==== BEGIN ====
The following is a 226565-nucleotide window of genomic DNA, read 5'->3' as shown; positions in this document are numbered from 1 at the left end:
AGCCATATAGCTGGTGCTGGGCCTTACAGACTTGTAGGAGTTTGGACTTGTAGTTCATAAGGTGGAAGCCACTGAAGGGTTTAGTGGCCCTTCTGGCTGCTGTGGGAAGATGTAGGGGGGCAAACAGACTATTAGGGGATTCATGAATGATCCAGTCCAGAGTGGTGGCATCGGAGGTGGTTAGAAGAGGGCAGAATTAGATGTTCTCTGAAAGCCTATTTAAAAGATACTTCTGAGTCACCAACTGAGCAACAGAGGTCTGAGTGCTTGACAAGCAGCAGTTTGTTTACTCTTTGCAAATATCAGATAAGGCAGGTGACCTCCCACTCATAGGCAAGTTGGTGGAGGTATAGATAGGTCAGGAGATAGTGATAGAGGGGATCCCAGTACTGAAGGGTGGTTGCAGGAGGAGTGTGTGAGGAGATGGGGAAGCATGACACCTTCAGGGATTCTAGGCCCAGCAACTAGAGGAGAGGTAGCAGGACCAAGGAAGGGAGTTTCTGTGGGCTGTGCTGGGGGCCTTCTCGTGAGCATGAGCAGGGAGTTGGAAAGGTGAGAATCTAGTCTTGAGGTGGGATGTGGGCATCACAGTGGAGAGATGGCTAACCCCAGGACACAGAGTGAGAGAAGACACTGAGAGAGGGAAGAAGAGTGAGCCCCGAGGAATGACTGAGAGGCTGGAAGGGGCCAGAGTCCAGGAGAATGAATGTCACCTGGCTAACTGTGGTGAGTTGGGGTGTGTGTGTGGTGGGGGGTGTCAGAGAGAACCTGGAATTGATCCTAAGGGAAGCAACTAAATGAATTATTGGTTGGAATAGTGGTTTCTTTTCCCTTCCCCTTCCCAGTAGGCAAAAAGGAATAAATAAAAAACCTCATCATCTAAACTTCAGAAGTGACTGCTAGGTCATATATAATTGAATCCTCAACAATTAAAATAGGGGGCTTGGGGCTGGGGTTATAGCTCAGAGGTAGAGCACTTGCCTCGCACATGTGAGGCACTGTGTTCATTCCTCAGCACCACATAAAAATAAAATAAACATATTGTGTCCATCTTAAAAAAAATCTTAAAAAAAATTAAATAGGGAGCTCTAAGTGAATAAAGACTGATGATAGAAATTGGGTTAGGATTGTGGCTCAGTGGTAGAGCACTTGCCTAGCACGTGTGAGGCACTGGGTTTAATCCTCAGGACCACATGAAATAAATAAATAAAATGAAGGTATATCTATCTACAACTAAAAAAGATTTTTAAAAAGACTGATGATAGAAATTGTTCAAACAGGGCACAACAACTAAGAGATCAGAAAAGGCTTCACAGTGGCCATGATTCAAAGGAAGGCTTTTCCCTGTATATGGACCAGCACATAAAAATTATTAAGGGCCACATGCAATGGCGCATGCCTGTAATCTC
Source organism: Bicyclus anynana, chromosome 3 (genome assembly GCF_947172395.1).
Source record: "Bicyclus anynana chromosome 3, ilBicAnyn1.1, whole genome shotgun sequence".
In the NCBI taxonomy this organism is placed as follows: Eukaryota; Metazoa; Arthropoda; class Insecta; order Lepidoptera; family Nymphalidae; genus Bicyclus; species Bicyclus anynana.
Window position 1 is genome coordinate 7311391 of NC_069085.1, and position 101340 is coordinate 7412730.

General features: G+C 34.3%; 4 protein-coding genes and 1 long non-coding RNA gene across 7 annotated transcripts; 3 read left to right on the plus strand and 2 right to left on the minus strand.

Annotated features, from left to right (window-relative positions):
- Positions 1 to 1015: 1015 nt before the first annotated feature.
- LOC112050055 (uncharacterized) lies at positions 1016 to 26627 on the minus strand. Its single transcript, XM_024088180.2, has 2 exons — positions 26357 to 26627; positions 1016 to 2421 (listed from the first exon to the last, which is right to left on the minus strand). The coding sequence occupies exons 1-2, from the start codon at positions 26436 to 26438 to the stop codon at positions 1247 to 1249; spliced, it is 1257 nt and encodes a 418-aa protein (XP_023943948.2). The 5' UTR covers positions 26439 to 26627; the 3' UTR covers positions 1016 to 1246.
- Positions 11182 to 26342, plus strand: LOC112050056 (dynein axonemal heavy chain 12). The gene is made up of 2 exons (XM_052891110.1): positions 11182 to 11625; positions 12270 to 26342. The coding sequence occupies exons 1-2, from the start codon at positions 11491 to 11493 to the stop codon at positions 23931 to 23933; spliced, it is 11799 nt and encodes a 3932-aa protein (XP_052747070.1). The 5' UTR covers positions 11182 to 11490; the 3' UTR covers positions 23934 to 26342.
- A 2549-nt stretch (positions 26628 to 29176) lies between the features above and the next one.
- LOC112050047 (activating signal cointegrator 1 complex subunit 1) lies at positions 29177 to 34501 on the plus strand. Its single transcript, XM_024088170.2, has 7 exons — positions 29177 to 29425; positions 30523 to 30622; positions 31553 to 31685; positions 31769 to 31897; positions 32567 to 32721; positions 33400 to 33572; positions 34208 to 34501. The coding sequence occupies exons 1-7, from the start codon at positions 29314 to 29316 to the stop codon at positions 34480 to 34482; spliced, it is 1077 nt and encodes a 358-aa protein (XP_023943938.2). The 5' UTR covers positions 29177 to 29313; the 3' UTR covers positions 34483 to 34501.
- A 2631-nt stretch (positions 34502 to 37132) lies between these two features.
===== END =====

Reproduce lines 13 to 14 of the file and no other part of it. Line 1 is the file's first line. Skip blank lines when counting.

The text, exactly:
- LOC112050047 (activating signal cointegrator 1 complex subunit 1) lies at positions 29177 to 34501 on the plus strand. Its single transcript, XM_024088170.2, has 7 exons — positions 29177 to 29425; positions 30523 to 30622; positions 31553 to 31685; positions 31769 to 31897; positions 32567 to 32721; positions 33400 to 33572; positions 34208 to 34501. The coding sequence occupies exons 1-7, from the start codon at positions 29314 to 29316 to the stop codon at positions 34480 to 34482; spliced, it is 1077 nt and encodes a 358-aa protein (XP_023943938.2). The 5' UTR covers positions 29177 to 29313; the 3' UTR covers positions 34483 to 34501.
- A 2631-nt stretch (positions 34502 to 37132) lies between these two features.